Stanford Researcher Marcia Stefanick Delves into Healthy Aging

Her newest proposal to the NIH seeks to get to the bottom of how exercise – or lack of it — affects the aging body. The project involves more than 93,000 women with a mean age of 78, and harkens back to Stefanick’s  doctoral, postdoctoral and research associate days at Stanford. Back then, she conducted human exercise studies with Peter Wood, her marathon partner and Stanford mentor who helped her see a path beyond her abhorrence of animal research, which had nearly caused her to drop out of graduate school.

Stefanick believes the new research will be “the best study of aging women that exists.” In particular, she expects it to bear out the benefits of exercise.

“I personally think the most important intervention for reducing morbidity and mortality and maintaining physical and cognitive function is physical activity,” she said.

Research already links exercise to positive effects on blood pressure, heart rate and cholesterol numbers. So what’s the need for a new study?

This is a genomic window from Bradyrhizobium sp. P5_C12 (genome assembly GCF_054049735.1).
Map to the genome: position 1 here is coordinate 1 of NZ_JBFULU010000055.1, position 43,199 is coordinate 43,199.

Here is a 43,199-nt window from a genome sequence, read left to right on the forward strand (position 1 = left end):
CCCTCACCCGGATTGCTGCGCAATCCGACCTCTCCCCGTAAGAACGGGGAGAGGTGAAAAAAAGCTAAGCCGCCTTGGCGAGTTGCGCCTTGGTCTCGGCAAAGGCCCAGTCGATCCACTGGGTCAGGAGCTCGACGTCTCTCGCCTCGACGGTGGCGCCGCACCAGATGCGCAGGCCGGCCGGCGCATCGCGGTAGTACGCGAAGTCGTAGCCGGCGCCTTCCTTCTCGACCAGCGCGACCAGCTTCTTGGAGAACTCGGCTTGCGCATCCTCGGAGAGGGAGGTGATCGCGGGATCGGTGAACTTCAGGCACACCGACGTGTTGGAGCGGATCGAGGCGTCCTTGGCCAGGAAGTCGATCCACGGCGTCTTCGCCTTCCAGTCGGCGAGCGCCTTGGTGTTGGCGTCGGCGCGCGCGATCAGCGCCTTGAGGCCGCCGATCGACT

“All the data support that belief – but science requires a higher level of evidence,”  Stefanick said.  “Actual proof is needed to show that increased activity and decreased sedentary behavior lead to improved aging.”

“Women who exercise on their own may by physiologically different from women who don’t exercise, so we don’t know that their exercise caused the improved health they experience. The question we hope to answer is – do we really need to promote exercise in the population? Does exercise truly benefit the most older women?”  Stefanick said.

To bolster a case for medically recommending physical activity, she said, “We need a large trial that randomly assigns women to exercise or control groups that we can study.”

Participants will be assigned specific daily exercise routines – mostly walking, strength training, balance and flexibility. Stefanick and her team will determine actual health outcomes, particularly heart disease and stroke, but also cancer, osteoporotic fractures, and quality of life. A sedentary group will provide comparison.

Stefanick firmly expects exercise to prove itself.

“If we’re successful, if we prove physical activity works, people will say, duh, we already knew that, but the reality is we don’t know it, and that’s the issue,” she said.